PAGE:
The tragedy in Sandy Hook has brought the national conversation to gun violence, which inevitably leads to the seemingly insurmountable differences between those who advocate for gun control laws and those who vow that the only way to get their guns from them is to “pry them from their cold, dead hands.” The facts that the only cold dead hands increasingly seem to belong to those of the innocent, unarmed variety only serves to cement their case: the answer, according to Wayne LaPierre, is to arm more good guys with weaponry in order to combat the bad guys with weaponry. That this makes sense to anyone who isn’t a comic book writer illustrates the huge disconnect we feel with society, and each other.
Sensible arguments about passing legislation to restrict high capacity magazines are met with staunch opposition from many on the far right. The argument goes back to the wording and the intent of the second amendment.
A well regulated militia being necessary to the security of a free state, the right of the people to keep and bear arms shall not be infringed.
In order to secure a free state, according to gun advocates, it’s necessary to enter into what has become a domestic arms race. When the Constitution was written, goes the argument, the people had access to the same types of assault weapons as the government. They all had muskets. Yet, as the technology of weapons had become increasingly sophisticated it is up to the general public to keep up in order to ensure their freedom against a tyrannical government. To leave ourselves unarmed, or un-heavily-armed – is to be vulnerable to the Hitlers and Stalins of the future.
The voices of those who echo this argument have turned deaf ears to the counter-argument that the American government has accumulated more weapons of mass destruction than the entire world over, and that no amount of AK-47s is going to stop them if they are so inclined to turn them on their own people if they are taken over by hostile tyrants. The right to amass weapons to protect themselves is ingrained as a fundamental right and a threat to that right is perceived as a threat to their freedom. And freedom is the cornerstone of this country, a source of pride to our citizenry, and a distinct part of our culture.
It isn’t going away.
Instead of alienating each other at this point, instead of yelling and trying to paint the opposing side as stupid, ignorant, or downright wrong, why don’t we come up with some constructive action that would serve to unite us and to become a rightful source of pride? The fear of a tyrannical takeover might be dismissed by those who pass it off as a paranoid delusion of a gun nut. They would be wrong. Political takeovers happen, sometimes supported by this country for our own political gain, masked under the cloak of promoting worldwide “freedom.” Those who believe it could never happen here might have also believed that we were insulated from terrorists. 9/11 changed that game.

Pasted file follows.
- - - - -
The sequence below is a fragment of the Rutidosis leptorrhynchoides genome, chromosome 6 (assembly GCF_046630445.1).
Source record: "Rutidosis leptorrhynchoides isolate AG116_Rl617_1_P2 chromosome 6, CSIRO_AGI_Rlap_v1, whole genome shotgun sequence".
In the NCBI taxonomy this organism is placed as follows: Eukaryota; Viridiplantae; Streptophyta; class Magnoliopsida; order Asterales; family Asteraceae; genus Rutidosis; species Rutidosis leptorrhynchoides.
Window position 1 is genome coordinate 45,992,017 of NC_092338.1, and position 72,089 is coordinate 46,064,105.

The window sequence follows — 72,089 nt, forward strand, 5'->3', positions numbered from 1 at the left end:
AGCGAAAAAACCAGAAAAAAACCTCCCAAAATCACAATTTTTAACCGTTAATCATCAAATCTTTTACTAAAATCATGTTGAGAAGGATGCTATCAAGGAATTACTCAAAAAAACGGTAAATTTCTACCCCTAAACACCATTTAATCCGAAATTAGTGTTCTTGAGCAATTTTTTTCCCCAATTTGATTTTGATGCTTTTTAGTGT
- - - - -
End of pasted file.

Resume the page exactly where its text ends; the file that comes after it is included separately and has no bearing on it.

Yet, arming ourselves to the gills doesn’t seem to be the answer. Firstly, because the government has much bigger gills and secondly, because with the proliferation of semi-automatic weapons, tragedies like the one in Sandy Hook have a greater chance of happening. And no one, including Wayne LaPierre, wants that.
Let’s look instead to the government that we have, the one created by the same founding fathers who listed both gun ownership and freedom of speech as inalienable rights. Let’s consider this experiment of a country that we have inherited and honor it by contributing to it in a meaningful way. The best protection against a tyrannical government is not to load up the country with rifles (ask Somalia). It is to participate in our democracy to make sure we have the strongest, most efficient government. This includes electing a congress who serves the people, rather than solely focuses on an obstructionist political agenda. The best protection is to make sure our government is functional, to hold our politicians responsible for governing. This includes voting out those whose sole function is to make others fail. This includes changing the notion of success in government from meaning to step over the bodies of those we have defeated by ugly and dishonest means. It means supporting laws that restrict unlimited corporate donations to politicians in order to further corporate interests at the expense of the people in the name of “free speech.” It means to make sure our children are educated, that it is for the good of the people to invest in making government function and cooperate, to stand united, to pick up the smallest and weakest of us, to actually leave no child behind. This is the way we honor that magnificent document and the legacy we were born into.
And if we can come together and have a productive conversation without alienating each other, name calling, ridiculing – and demand that our elected leaders do the same – might we find our fingers slowly retracting from triggers?